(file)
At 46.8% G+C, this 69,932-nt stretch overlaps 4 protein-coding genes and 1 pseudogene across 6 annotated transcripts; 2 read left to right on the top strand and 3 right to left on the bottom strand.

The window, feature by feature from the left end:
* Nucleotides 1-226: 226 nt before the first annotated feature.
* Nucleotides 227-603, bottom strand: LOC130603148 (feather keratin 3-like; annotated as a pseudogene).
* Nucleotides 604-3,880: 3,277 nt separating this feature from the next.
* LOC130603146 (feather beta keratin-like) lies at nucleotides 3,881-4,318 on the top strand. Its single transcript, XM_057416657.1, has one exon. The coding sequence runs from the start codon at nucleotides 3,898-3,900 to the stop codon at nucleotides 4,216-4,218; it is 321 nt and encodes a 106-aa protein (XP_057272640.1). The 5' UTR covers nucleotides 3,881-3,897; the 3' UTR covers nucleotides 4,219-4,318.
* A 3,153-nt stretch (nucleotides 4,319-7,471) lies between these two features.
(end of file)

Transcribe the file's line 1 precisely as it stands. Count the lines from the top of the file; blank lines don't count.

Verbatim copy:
At 46.8% G+C, this 69,932-nt stretch overlaps 4 protein-coding genes and 1 pseudogene across 6 annotated transcripts; 2 read left to right on the top strand and 3 right to left on the bottom strand.